“One of the questions I always get as a curator is, ‘How do I find art for my home,’ or, ‘How do I begin to collect artists?” Dunn added. “And my advice to them is to really go out and to really start looking, and introducing yourself to artists, and start going to shows. And I think these two exhibitions are prime examples of what happens when you are able to make those connections and find things that you love and really invest in it, and know that it’s going to be in your home surrounding you, and you get to look at it everyday.”

Credit: Courtesy of Telfair Museums

Credit: Courtesy of Telfair Museums

Adding to the sense that these collections were built by admittedly extraordinary but remarkably “normal” art lovers are several personal touches that the curators have included to further humanize the display. At the two entrances to “Photography’s Last Century,” for example, there are QR codes that visitors can scan connecting them to a unique “exhibition soundtrack” by Icelandic composer Davíð Þór Jónsson, a nearly hour-long continuous musical piece that will have viewers feeling as though they’re experiencing the work in some place other than on museum walls.

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Another QR code accompanying Jack Leigh’s photographs of the construction of the Jepson Center link to audio of Arnold Tenenbaum explaining the trials and tribulations that he and others experienced while trying to get the building built. And they’ve also created a lounge area of sorts, with various supplementary reading materials, a place with more of a living room vibe than you’d fine in a typical gallery setting.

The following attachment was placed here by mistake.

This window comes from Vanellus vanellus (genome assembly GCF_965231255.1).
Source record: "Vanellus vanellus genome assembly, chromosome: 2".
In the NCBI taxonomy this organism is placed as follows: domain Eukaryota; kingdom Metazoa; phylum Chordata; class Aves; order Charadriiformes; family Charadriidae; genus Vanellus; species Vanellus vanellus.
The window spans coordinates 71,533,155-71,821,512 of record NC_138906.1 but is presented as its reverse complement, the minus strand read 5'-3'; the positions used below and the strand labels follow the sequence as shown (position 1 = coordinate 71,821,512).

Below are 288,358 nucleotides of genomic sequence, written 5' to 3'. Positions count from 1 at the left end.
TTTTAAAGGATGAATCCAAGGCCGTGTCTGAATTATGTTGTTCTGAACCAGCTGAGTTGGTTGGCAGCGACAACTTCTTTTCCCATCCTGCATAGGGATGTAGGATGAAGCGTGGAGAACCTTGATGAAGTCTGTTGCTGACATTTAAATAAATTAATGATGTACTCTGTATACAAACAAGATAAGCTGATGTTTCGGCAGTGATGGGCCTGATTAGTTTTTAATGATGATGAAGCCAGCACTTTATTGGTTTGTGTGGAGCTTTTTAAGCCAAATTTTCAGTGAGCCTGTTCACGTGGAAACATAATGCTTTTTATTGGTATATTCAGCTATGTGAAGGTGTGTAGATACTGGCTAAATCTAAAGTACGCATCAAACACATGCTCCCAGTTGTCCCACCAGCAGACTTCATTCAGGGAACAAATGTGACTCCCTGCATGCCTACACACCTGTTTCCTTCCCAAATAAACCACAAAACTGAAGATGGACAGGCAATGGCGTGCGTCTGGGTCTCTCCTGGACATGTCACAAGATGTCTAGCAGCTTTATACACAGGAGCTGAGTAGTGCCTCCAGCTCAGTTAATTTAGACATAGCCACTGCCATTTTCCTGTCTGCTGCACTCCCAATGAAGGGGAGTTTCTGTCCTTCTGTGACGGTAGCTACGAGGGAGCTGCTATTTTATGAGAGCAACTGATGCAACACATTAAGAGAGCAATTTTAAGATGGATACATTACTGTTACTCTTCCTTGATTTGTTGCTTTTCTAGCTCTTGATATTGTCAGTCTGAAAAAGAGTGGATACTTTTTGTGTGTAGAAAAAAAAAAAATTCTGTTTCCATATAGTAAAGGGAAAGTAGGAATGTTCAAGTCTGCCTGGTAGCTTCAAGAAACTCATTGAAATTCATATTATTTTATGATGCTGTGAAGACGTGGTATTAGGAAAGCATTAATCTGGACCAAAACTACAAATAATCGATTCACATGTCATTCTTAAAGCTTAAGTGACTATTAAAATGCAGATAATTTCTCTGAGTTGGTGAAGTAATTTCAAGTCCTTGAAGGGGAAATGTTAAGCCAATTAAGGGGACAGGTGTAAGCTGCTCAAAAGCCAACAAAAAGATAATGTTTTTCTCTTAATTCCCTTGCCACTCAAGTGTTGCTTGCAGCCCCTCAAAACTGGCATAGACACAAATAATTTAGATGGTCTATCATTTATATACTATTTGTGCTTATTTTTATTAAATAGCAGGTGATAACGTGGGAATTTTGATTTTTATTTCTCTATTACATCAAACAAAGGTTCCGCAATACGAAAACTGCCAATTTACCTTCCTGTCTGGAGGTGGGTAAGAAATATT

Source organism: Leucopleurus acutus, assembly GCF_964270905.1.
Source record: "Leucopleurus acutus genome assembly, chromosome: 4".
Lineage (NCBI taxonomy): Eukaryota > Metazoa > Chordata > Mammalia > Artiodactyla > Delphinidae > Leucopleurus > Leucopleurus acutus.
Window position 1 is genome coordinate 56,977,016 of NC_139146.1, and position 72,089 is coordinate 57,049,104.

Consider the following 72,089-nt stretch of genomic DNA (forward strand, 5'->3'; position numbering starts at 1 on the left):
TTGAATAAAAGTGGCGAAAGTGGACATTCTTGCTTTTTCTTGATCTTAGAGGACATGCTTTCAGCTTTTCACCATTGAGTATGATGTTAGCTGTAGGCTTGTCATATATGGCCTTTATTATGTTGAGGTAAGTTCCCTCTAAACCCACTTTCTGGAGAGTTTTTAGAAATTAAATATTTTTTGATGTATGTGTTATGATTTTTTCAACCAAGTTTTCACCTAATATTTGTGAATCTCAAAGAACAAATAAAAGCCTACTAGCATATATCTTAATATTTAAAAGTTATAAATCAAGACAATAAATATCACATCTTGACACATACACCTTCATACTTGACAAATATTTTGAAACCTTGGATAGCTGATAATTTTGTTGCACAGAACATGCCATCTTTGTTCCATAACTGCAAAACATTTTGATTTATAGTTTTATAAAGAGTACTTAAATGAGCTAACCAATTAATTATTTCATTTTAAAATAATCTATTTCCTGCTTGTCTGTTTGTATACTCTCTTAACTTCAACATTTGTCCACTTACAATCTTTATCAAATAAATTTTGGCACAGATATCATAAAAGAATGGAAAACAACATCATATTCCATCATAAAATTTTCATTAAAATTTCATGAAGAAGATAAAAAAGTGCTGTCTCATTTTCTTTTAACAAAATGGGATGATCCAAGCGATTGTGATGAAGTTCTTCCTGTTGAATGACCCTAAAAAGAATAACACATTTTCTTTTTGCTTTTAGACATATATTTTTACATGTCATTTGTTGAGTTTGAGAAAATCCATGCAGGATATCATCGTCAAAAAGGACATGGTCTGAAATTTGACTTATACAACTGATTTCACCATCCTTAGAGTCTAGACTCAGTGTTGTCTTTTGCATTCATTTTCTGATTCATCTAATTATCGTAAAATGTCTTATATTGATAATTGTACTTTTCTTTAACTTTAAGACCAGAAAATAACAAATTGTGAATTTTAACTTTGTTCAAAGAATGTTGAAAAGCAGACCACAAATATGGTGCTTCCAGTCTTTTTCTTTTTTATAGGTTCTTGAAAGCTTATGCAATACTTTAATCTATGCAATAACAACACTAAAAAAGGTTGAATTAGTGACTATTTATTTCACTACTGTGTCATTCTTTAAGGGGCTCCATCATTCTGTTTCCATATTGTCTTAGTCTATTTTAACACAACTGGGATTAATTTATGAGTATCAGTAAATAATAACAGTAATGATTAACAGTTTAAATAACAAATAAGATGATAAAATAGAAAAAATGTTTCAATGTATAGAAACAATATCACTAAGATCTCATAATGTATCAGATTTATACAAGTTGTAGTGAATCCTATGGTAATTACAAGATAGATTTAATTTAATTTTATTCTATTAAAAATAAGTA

“They were looking at [the artworks] everyday, and really making them a part of their lives,” said Mann. “And that’s something that was true both of Lorlee and Arnold Tenenbaum, and of Ann and Tom’s collection as well. And the way we’re displaying the works in both of the exhibitions reflects that. So neither of the exhibitions is divided by medium or set up as a timeline. It is arranged visually, taking inspiration from the way that we saw the works displayed in their homes in both cases.”

Credit: Courtesy of Telfair Museums

Credit: Courtesy of Telfair Museums

As part of the exhibitions, Mann will be leading a curator’s tour through “Photography’s Last Century” on March 31 from 3-4 p.m., a special viewing that is included in the ticket price for that day. And on April 27 at 5:30 p.m., the museum will be conducting a lecture by Ann Tenenbaum herself titled “An Intersection of Art and Community,” an event that is free for members, or $20 for non-members.

“I think that it’s an important thing for all of us to remember, that when we engage with a work of art, the work comes with it’s own story … but then there is also something special that we see in it, or that the collector sees in the piece, that is equally exciting and available to us,” Mann related. “And that is the joy of visiting a museum, or building your own collection, that both of these shows present in a very direct and fun way.”

More information about both exhibitions can be found at

This article originally appeared on Savannah Morning News: Two new exhibitions at the Jepson Center celebrate the legacy of Lorlee, Arnold Tenenbaum